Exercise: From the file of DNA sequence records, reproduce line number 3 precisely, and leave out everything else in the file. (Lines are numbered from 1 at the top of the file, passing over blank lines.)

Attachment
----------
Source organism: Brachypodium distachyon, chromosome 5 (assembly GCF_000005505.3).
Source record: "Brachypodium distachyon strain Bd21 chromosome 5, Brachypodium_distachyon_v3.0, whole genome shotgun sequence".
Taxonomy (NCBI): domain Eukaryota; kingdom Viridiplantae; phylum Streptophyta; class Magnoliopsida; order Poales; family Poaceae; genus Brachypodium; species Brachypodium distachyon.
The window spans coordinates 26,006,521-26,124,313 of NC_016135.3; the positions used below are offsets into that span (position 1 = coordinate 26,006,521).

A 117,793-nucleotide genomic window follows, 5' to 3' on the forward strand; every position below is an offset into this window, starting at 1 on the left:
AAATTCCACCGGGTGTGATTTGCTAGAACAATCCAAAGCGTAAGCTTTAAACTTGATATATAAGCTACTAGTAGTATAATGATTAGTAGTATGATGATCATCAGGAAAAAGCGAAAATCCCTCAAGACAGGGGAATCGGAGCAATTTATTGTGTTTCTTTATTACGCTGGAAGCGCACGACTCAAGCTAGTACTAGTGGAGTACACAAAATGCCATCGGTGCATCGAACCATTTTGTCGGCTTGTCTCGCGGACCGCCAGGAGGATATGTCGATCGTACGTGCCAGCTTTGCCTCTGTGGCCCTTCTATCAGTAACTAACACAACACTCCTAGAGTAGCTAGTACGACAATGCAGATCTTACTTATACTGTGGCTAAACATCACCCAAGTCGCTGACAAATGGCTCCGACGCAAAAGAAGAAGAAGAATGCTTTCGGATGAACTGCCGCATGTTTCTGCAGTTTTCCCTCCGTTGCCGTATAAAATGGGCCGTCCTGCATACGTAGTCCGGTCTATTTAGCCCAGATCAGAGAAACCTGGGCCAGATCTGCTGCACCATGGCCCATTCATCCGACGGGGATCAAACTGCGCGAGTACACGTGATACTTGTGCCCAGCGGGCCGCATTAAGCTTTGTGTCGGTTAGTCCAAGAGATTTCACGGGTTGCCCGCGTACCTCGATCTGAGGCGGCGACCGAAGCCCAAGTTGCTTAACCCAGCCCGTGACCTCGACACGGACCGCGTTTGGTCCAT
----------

Taxonomy (NCBI): domain Eukaryota; kingdom Viridiplantae; phylum Streptophyta; class Magnoliopsida; order Poales; family Poaceae; genus Brachypodium; species Brachypodium distachyon.